By Chandrama Anderson
E-mail Chandrama Anderson
About this blog: About this blog: I am a LMFT specializing in couples counseling and grief and have lived in Silicon Valley since 1969. I'm the president of Connect2 Marriage Counseling. I worked in high-tech at Apple, Stanford University, and in ... (More)
About this blog: About this blog: I am a LMFT specializing in couples counseling and grief and have lived in Silicon Valley since 1969. I'm the president of Connect2 Marriage Counseling. I worked in high-tech at Apple, Stanford University, and in Silicon Valley for 15 years before becoming a therapist. My background in high-tech is helpful in understanding local couples' dynamics and the pressures of living here. I am a wife, mom, sister, friend, author, and lifelong advocate for causes I believe in (such as marriage equality). My parents are both deceased. My son graduated culinary school and is heading toward a degree in Sociology. I enjoy reading, hiking, water fitness, movies, 49ers and Stanford football, Giants baseball, and riding a tandem bike with my husband. I love the beach and mountains; nature is my place of restoration. In my work with couples, and in this blog, I combine knowledge from many fields to bring you my best ideas, tips, tools and skills, plus book and movie reviews, and musings to help you be your genuine self, find your own voice, and have a happy and healthy relationship. Don't be surprised to hear about brain research and business skills, self-soothing techniques from all walks of life, suggestions and experiments, and anything that lights my passion for couples. (Author and Licensed Marriage and Family Therapist, Calif. Lic # MFC 45204.) (Hide)
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At our house, we believe that black lives matter. We believe it’s time to end racism and sexism. We believe that all people matter and it’s time to end hate.
What happens if you are a couple divided about politics?
What happens if you read in the NY Times that Trump paid $750 in taxes in 2016 and 2017
, and have differing reactions to that information?
You can agree to disagree.
You can have an important dialogue about how you each feel. That means you have to listen and feed back what you heard. Please remember doing so does not mean you agree with what your beloved has said; just that you heard and are feeding it back.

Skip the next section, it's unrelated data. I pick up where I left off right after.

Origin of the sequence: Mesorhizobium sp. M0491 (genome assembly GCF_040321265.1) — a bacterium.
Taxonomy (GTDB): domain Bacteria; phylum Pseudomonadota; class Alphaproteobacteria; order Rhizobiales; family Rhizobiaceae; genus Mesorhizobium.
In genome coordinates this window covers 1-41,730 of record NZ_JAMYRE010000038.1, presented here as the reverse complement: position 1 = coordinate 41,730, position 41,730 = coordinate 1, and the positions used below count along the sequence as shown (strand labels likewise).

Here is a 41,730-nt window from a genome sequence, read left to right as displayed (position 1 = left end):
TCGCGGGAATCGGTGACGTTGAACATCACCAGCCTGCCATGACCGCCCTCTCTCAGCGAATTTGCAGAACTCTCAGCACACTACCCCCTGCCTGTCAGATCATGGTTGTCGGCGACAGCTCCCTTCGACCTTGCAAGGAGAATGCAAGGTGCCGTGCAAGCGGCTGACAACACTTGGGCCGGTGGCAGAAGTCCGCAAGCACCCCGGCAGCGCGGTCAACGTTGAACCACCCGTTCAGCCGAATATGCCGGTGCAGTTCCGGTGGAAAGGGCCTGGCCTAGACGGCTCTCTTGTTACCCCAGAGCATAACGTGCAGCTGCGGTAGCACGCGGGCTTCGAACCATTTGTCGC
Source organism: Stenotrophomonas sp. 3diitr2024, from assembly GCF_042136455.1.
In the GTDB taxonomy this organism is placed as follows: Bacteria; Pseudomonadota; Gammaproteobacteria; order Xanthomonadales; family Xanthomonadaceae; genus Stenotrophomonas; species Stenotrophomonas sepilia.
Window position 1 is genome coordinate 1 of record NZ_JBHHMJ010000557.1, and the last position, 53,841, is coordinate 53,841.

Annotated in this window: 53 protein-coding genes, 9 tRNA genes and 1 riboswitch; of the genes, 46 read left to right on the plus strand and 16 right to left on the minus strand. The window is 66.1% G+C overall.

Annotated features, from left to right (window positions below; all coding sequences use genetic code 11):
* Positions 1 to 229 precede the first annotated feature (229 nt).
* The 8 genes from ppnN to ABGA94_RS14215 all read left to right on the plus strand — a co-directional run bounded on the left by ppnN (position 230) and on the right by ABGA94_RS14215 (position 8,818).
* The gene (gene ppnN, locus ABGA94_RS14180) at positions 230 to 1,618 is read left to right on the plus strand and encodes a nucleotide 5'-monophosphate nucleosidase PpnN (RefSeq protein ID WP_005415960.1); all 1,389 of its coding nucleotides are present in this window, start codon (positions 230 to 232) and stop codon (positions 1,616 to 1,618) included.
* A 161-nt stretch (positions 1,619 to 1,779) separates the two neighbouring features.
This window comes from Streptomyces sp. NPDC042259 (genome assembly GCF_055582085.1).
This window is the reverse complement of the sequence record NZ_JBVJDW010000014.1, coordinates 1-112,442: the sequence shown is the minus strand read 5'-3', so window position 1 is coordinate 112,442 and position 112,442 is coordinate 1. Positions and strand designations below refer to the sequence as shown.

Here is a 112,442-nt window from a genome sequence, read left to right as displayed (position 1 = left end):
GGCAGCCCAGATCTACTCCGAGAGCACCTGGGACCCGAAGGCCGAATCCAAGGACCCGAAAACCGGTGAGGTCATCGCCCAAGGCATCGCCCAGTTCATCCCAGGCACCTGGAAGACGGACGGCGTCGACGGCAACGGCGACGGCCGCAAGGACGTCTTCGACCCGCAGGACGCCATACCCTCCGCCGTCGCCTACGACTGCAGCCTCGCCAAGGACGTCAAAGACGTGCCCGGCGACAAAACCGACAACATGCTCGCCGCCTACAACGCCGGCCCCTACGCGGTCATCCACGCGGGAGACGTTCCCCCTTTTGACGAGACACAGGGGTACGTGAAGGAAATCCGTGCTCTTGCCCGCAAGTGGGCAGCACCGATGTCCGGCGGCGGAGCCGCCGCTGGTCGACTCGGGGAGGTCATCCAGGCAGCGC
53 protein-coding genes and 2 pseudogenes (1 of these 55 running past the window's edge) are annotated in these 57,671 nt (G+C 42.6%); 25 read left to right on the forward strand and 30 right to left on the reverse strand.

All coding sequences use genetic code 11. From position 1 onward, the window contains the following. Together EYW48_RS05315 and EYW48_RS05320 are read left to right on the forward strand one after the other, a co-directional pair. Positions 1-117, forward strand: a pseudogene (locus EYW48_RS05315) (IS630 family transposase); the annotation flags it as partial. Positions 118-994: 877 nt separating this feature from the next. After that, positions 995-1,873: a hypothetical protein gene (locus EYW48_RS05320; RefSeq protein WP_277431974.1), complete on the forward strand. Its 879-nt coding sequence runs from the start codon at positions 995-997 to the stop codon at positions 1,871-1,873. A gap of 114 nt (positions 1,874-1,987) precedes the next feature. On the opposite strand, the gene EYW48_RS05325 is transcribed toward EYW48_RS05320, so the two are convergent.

Feelings and content are different. Using the above example, content is the $750 Trump paid in taxes. Process is how you feel about that.
People react immediately to content because brains are wired for safety: am I going to live or die? And that happens in 1/200th of a second. That comes from the limbic/emotional part of the brain. It’s to be able to run from a predator, or pull your child back to the curb. Unfortunately, it’s also an instinct that arises with your partner when it’s not necessarily needed.
Feeling connected and that you belong are about process. That’s responding (not reacting). That comes from your cognitive (thinking) and limbic brain (when you’re not emotionally flooded).
I picked the Trump tax situation because it’s liable to cause a strong reaction one way or another. You may be thinking, “What did I pay in taxes those years?”
And yet many topics engender a powerful reaction, not a response. The top three are money, sex, and power. But politics, in-laws, kids, vacations, work/home balance, and religion are up there, too.
In order to deescalate things between you, remember you’re talking to your beloved, slow everything down, be curious, ask questions, show love and kindness. And you don’t have to agree on everything. You just have to be able to talk about it calmly.